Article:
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Forest Service plans more grazing cuts

By Frank Priestly For the Capital Press
Forest Service plans additional grazing restrictions in Idaho forest.

Citing the potential for recreational conflicts with sheep, the Ketchum Ranger District is making plans to cut more grazing on the Sawtooth National Forest.

It’s a disturbing trend. Every year it seems there is some new obtuse reason to cut grazing on public land. In this case, the Forest Service is concerned about fishermen, hikers, bikers and others out recreating coming into conflicts with the guard dogs sheep herders keep with their flocks to protect them from wolves. They’re also concerned that wolves might kill sheep and that will lead to government trappers and others, killing wolves.

Does anyone else see the ambiguity here? The people who wanted wolves in the Idaho backcountry the least and whose concerns were totally disregarded by the federal government are now being told that wolves and recreation are higher priorities than their livelihoods. We often hear and read about the power and influence of the livestock industry. In reality it’s become a question of which user group will the livestock industry be forced to get in line behind next?

The Ketchum Ranger District’s analysis at http://www.fs.usda.gov/projects/sawtooth/landmanagement/projects spells out details of dozens of potential conflicts and detrimental impacts of sheep grazing. The analysis states that sheep crossing streams “could” harm water quality which “could” harm fish, or sheep “could” cause a vegetative disturbance that “could” harm a stream bank. The analysis is 38 pages long in its entirety, and makes no mention of any of the benefits of grazing on the land such as noxious weed control, enriching soils and fire suppression.

Where it also fails as an analysis is in its complete lack of consideration for the effected livestock operators and the heritage of our state. This, along with continuing efforts to cut grazing on public lands leads us to believe that a bias against livestock producers exists inside the Forest Service, and has for some time. These ranchers are descendants of the first people who came to Idaho and created the economy that allowed all others to follow. That ought to matter to someone in the Ketchum Ranger District.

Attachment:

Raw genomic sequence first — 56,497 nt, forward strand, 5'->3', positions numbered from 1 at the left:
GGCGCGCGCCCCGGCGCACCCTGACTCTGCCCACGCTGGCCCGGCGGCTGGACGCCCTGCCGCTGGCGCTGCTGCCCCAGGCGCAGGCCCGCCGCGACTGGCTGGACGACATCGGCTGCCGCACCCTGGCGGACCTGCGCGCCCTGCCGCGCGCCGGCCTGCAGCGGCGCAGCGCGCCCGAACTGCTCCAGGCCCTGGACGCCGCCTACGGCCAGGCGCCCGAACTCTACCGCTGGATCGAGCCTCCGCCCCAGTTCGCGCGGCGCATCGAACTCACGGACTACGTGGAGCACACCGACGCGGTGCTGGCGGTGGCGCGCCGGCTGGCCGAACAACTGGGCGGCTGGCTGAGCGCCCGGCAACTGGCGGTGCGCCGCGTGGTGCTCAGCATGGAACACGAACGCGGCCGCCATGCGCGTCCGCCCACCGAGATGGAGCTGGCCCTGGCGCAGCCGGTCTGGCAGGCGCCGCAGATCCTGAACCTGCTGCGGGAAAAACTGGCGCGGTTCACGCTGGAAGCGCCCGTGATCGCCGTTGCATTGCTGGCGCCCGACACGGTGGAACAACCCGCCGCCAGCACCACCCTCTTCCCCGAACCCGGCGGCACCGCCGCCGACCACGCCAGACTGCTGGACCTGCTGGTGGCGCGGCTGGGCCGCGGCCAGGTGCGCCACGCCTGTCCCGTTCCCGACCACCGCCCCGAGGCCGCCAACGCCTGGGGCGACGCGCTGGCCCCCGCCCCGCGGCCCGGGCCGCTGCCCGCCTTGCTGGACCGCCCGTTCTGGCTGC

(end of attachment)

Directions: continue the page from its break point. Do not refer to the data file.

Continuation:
The Wood River Valley has changed a lot in the last 100 years, although the population is close to the same. In 1880 during the height of the silver boom there were just over 2,000 people there, as opposed to just over 3,000 today. The average listing price of homes in the area today is $1.4 million and the median household income is $57,000 per year compared to $45,000 yearly statewide.

Most of our population is at least one generation removed from an agricultural livelihood. Many of us are more than that. But have we lost touch with knowing the value of a domestic food supply? Has our society become so disconnected from its food supply that it no longer matters if our lamb and wool comes from New Zealand or Australia?

For the average citizen or tourist, livestock production is sometimes inconvenient and frequently smelly. But is doing away with it in our backyard a solution?

After the silver boom subsided in the late 1800’s, sheep became the Wood River Valley’s most important business. Today there are 180,000 sheep in Idaho. At its peak in the 1930’s, there were 2.7 million sheep in Idaho and Ketchum was one of the biggest lamb shipping points in the world, second only to Sydney Australia. In addition, there are fewer than 40 large sheep ranchers left in Idaho. If the Ketchum Ranger District is successful with its plans, the number is likely to be 39.

One of our favorite events every fall is Ketchum’s Trailing of the Sheep Festival. It was started by the Peavey family and has since been embraced by the community. It’s an ongoing effort to educate people about the sheep industry. Thousands of people who like to eat lamb, wear wool, and observe the longstanding traditions of sheep ranching show up for the event every year. And they come from all over the world. In addition, it’s become a cultural event that honors the Basques, Peruvians, Scots and others who have been integral in the development and history of the industry.

Sheep only graze on Forest Service land for a short time each summer. Grazing season runs from late June to early August on most allotments. We honestly hope that someone inside the Forest Service will stop to consider what Idaho has to lose by closing more grazing allotments and we sincerely hope they will conclude that our state’s heritage matters.

Frank Priestly is president of the Idaho Farm Bureau Federation.



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